Within a dysfunctional family unit, there is an unhealthy, toxic, and often selfish caregiver who splits their god-like self-image and subordinate self-image into two different parts projected onto their children.

As a result, one kid becomes the golden child – the perfect one who can do no wrong – while the other becomes the scapegoat – the one who is blamed for the mistakes or faults of others.

Hence, the golden child is idealized. The scapegoat, however, is depreciated and can only do wrong.

These projections may vary over time and alter depending on how the caregiver feels about the child at the time.

Romantic Partnerships

In a romantic relationship, the manipulator usually brings another person into their intimate connection, creating friction, confusion, and jealousy.

Nevertheless, the person typically enjoys attention, whether positive or negative and may even let the triangulated individuals know about each other so they can squabble for attention.

Sometimes, the triangulated individuals do not even know that they are being used to manipulate others, or just one of them may be conscious.

On top of this, a narcissistically inclined person may triangulate someone they are no longer in touch with to control those they are in contact with. In the familial version of triangulation, this same splitting and projection occur.

The new friend or partner is idealized as perfect, whereas the prior person in that position is seen as entirely flawed. The idealized or devalued person is wholly subjective and depends only on the manipulator.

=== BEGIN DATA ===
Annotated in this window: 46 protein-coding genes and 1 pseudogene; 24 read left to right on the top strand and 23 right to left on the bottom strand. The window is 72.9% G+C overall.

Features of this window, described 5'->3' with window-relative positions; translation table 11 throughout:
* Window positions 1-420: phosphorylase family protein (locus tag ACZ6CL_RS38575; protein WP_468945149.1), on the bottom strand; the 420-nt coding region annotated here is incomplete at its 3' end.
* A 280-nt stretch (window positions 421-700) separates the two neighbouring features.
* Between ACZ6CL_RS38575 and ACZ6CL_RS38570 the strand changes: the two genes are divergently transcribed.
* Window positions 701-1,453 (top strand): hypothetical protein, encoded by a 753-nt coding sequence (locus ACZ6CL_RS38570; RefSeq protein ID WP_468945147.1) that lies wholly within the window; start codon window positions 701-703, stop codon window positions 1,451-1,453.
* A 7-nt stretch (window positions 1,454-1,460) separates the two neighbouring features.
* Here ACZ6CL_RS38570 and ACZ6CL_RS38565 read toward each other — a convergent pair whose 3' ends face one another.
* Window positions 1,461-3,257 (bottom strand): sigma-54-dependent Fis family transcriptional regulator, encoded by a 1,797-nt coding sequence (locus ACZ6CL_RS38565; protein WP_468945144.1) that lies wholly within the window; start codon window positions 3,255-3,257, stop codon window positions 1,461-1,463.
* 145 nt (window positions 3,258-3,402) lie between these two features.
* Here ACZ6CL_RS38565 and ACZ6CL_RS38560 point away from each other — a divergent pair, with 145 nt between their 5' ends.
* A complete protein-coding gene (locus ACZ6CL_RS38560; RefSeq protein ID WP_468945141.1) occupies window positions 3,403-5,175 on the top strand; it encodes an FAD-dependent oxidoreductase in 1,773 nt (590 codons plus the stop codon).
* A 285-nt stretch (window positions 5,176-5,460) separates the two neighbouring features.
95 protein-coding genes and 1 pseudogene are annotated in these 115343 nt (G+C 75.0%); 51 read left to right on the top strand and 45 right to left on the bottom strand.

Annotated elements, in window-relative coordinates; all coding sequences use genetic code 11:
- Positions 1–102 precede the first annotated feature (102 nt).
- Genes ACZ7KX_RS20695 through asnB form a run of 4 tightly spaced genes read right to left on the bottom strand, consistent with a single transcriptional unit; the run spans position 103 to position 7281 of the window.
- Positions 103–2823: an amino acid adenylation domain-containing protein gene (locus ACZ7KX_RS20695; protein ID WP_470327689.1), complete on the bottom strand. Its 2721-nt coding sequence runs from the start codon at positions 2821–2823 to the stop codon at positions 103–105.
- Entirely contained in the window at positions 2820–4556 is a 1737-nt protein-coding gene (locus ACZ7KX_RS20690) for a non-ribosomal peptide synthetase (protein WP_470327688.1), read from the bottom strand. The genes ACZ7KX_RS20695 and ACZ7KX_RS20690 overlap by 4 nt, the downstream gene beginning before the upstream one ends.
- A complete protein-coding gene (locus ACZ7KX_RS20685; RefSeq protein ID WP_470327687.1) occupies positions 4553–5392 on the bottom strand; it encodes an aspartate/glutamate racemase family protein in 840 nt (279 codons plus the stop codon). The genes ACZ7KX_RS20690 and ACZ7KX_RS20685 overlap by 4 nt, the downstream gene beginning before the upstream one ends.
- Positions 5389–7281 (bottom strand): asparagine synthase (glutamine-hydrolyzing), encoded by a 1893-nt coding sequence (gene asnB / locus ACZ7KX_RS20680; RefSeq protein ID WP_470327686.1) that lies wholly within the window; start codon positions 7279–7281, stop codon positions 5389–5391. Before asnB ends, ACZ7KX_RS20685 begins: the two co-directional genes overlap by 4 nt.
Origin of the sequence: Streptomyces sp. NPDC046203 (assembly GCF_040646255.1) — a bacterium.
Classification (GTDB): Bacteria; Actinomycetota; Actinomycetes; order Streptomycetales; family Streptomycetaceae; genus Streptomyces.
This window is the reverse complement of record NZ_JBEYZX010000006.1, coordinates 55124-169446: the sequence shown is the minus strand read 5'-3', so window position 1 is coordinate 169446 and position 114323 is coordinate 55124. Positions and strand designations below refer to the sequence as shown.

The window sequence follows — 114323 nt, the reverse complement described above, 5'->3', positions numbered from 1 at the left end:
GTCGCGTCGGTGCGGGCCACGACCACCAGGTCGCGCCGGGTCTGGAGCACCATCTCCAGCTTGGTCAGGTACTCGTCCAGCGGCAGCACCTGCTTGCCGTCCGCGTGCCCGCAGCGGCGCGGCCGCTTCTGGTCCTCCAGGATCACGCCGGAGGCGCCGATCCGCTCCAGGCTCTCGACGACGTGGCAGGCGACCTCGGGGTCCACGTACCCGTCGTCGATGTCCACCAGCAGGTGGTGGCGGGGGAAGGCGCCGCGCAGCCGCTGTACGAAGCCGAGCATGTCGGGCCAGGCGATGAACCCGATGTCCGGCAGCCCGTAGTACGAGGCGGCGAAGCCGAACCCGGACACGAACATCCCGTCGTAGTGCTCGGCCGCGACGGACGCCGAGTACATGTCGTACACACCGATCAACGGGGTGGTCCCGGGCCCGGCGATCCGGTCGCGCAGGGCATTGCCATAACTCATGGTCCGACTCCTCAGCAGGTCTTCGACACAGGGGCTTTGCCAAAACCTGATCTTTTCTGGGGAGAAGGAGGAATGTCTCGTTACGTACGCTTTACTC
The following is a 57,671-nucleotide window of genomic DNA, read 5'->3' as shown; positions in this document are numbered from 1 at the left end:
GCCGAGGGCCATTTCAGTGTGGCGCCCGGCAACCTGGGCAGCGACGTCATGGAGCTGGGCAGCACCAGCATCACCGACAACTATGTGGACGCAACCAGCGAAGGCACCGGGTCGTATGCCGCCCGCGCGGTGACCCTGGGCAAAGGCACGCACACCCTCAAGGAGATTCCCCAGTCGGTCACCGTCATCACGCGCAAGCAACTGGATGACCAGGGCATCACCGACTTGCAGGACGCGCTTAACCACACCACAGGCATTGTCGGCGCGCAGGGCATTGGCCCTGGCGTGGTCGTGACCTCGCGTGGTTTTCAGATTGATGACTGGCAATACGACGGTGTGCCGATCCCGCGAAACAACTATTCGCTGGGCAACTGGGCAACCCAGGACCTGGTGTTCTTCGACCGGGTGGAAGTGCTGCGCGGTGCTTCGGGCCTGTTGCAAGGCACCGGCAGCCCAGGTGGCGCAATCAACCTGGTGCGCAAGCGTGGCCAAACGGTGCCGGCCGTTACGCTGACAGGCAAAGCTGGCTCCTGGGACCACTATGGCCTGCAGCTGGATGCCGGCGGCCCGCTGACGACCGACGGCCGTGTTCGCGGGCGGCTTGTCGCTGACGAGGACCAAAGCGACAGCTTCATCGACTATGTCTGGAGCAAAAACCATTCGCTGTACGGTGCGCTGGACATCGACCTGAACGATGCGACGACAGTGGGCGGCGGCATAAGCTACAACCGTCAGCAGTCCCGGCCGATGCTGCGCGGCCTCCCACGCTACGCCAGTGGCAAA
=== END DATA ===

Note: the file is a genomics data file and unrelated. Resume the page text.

The Impact of Triangulation

When someone experiences triangulation, they may worry about what other people think and hence feel humiliated, concerned, and self-protective.

One might feel the need to set the record straight or even want to confront the other people involved. However, by doing so, one would allow the perpetrator to win.

Sometimes, the perpetrator is hoping for this reaction, desiring you will lose control and act out in impulse and fear.

This type of partnership can temporarily relieve the stress of the situation.

However, there are also risks because it results in dysfunctional habits within the relationship, especially if fortified over multiple events. Over time, it creates a chaotic situation that will often lead to more damaged feelings.

Coping with Triangulation

It is essential to recognize that only you have power over what you do, not the provoking or baiting person when facing triangulation.

Remember, nobody can make you feel guilty about yourself without your permission.  

Here are a few things one should not do when dealing with triangulation: 

  • Do not make promises, commitments, or agreements that will only hurt your relationship with people you trust and love. No one who really loves you will desire to harm the healthy, supportive, positive relationships you have.
  • Try your hardest not to lose your temper and take control of your feelings. While you cannot control other people, you always have authority over your own words and responses, which is where you will always have power.